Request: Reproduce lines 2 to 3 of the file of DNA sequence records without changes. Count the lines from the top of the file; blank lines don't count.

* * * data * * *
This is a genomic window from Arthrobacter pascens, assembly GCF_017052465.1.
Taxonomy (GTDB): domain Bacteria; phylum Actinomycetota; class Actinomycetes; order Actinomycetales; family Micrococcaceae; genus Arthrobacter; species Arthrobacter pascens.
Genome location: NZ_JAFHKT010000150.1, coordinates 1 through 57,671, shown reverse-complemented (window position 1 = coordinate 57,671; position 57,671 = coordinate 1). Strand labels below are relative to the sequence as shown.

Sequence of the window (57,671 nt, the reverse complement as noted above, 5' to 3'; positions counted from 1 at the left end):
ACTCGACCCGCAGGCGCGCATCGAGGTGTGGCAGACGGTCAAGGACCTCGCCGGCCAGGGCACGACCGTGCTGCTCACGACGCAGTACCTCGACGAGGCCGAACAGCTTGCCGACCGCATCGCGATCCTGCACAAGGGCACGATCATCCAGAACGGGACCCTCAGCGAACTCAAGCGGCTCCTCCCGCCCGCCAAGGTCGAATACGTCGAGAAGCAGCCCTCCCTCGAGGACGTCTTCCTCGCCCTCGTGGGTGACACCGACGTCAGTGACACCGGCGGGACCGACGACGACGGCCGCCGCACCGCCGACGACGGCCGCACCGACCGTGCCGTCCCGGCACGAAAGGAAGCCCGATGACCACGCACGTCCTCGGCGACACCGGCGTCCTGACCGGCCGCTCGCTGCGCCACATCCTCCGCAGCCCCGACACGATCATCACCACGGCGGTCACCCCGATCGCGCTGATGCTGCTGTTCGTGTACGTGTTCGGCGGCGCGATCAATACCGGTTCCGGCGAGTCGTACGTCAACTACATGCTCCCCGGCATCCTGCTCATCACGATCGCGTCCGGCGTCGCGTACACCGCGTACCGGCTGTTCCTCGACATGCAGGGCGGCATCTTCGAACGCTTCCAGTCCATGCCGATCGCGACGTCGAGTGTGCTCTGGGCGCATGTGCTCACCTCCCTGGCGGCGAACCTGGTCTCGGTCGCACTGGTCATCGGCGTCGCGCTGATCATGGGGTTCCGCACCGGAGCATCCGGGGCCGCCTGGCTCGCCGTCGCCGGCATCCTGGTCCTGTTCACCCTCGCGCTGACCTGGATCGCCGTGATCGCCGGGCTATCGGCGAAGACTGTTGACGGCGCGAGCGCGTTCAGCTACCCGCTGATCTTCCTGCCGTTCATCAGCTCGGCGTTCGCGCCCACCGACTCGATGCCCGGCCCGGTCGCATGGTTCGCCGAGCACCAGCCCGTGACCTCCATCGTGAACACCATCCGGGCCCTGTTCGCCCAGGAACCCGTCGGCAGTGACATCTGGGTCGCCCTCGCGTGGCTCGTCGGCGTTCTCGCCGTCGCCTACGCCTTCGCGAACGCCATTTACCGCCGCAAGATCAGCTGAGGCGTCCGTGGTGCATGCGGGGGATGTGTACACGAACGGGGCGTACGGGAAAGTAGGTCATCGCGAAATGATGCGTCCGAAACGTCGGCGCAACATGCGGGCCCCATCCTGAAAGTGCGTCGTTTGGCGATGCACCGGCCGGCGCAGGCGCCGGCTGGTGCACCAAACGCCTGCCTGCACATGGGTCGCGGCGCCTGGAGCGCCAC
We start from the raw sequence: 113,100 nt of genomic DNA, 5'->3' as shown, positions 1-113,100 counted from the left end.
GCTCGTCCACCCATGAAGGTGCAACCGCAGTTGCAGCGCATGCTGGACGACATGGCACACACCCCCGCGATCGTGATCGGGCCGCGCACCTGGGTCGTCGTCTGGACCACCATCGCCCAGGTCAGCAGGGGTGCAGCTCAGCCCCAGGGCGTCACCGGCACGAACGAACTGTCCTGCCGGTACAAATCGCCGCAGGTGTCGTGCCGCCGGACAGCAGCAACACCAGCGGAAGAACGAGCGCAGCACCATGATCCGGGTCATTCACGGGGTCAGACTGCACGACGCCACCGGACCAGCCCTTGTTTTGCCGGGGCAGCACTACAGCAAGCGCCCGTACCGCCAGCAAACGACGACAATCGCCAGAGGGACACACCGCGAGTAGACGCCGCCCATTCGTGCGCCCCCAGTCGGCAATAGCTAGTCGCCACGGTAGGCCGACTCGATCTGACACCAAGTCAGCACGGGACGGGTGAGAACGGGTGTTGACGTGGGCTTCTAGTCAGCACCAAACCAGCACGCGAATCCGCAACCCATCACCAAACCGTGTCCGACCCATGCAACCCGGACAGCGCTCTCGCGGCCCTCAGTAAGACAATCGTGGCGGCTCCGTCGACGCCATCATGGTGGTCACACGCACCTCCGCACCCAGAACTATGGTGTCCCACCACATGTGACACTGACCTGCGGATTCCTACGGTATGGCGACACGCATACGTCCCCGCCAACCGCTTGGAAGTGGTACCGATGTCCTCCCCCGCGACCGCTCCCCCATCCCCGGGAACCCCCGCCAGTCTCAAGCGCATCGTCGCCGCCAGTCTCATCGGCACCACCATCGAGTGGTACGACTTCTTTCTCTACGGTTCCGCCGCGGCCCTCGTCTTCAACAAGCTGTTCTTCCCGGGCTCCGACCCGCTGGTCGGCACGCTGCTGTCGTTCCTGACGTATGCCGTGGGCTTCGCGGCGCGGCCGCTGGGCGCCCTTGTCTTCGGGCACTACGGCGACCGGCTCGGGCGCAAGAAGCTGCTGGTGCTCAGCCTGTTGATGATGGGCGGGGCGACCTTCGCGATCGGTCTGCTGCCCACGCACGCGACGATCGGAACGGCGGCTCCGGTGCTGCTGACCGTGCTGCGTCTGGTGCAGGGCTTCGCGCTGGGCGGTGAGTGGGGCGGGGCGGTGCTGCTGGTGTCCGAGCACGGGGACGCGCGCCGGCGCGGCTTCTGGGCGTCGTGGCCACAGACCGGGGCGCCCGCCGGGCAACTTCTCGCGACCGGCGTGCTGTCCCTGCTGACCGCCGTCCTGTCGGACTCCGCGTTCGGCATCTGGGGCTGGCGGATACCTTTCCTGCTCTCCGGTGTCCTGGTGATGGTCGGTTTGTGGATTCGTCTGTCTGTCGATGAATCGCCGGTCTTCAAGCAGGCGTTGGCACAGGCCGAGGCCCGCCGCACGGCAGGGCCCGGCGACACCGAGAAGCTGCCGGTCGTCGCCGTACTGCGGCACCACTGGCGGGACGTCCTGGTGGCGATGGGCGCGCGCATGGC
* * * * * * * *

Taxonomy (GTDB): domain Bacteria; phylum Actinomycetota; class Actinomycetes; order Actinomycetales; family Micrococcaceae; genus Arthrobacter; species Arthrobacter pascens.
Genome location: NZ_JAFHKT010000150.1, coordinates 1 through 57,671, shown reverse-complemented (window position 1 = coordinate 57,671; position 57,671 = coordinate 1). Strand labels below are relative to the sequence as shown.